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    Author: Mark

    Mark is a fine art wedding and portrait photographer from Northern California. He has been passionate about photography since childhood and started his studio 12 years ago to bring a fresh style of photography to the wedding and portrait world.

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    2 Comments

    1. I love APPLE, I always have but have never made to committment to be all things APPLE for the simple reason that they still have learned their lesson from the old days when they almost disappeared from the face of the earth and being a company. They don’t listen to their customers! They don’t care and do what they want regardless. Some things never change. Here are the reasons why the APP STORE is the biggest joke around (for now at least) and I recommend you check it out for yourself and do your homework before running to the site to maike purchases!
      1)You’ll Have to Re-Purchase Many of Your Apps
      2)You Won’t Be Able to Test Trial, Demo, or Beta Versions of Software-One of the restrictions on the Mac App Store is that no pieces of software will allowed to be labeled as “trial”, “demo”, or “beta” versions. This rule is annoying enough in the iOS store, but it’s worse on the Mac.
      3)It Will Be Harder to Get Support from developers-Before, you could just download an app from a developer, try it out, and get support directly from them. Now, though, with Apple as a middleman, the developer doesn’t always have as much power to fix problems that arise. They can’t release quick updates, since all updates have to be approved by Apple. They can’t fix any problems you have with downloading or purchasing an app (that’s all on Apple’s head). Having Apple in the middle of the developer/customer relationship is just going to muddle things up and make it more difficult for everyone involved.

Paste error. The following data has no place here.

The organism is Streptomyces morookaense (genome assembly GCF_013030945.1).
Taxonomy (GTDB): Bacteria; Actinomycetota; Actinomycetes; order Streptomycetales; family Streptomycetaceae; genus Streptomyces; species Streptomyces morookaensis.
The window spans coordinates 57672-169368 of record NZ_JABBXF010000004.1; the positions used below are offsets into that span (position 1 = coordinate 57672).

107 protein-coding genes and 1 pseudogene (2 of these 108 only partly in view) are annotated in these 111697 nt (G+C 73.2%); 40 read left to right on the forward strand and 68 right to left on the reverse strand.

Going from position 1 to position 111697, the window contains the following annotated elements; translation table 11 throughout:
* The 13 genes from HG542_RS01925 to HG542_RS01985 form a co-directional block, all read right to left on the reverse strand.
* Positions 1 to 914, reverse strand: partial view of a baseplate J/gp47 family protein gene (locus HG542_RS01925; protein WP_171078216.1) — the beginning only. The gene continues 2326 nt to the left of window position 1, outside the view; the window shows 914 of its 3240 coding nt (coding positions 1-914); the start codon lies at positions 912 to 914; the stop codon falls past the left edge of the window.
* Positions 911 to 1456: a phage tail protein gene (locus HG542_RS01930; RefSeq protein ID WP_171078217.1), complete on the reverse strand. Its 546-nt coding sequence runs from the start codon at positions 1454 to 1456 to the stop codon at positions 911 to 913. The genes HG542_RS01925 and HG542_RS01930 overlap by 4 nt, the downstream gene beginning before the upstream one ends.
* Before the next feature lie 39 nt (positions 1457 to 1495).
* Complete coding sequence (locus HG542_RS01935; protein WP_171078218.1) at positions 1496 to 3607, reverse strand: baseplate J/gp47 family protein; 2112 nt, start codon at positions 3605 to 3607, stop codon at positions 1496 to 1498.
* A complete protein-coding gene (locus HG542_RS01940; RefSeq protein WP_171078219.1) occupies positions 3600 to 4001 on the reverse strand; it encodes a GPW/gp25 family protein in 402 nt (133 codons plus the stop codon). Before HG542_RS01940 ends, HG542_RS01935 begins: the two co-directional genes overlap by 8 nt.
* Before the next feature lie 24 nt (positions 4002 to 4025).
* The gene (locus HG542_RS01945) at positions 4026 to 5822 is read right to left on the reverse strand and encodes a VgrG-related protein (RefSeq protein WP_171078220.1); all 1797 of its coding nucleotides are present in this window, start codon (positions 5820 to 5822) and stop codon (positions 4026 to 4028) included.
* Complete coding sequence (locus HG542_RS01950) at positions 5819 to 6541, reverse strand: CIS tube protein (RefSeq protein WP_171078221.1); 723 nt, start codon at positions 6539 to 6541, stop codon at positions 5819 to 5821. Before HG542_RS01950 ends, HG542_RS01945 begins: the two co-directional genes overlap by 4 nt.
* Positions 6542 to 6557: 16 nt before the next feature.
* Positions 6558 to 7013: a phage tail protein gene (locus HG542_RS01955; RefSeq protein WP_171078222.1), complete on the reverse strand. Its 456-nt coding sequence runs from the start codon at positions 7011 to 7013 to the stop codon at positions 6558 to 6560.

4)Apps Will Still Be Heavily Restricted
      5) All upgrades to your apps are not free, you will have to buy the app again when an upgrade becomes available.
      6)Many Apps Just Plain Won’t Make it To the Store -No root permissions-No programs that download other programs-No free or open software

      This is only a sampling from the research I’ve done and more importantly, the article in which I found all of this information I posted here. IF you wish to read the article, go to: http://lifehacker.com/5726764/why-the-mac-app-store-sucks?utm_source=Lifehacker+Newsletter&utm_campaign=f497412d5e-UA-142218-1&utm_medium=email#viewcomments

      I have made my peace! :)

    2. I agree with Primos’s point “They don’t listen to their customers!” However, as with any good marketing strategy, Apple has segmented the market, and identified a segment that will be loyal and willing to pay whatever for the Apple brand. Their second key segment are those that are “followers:, but not completely loyal to Apple. If they can get the highest market share of these two markets, they do not need to spend time trying to attractor satisfy the other segments.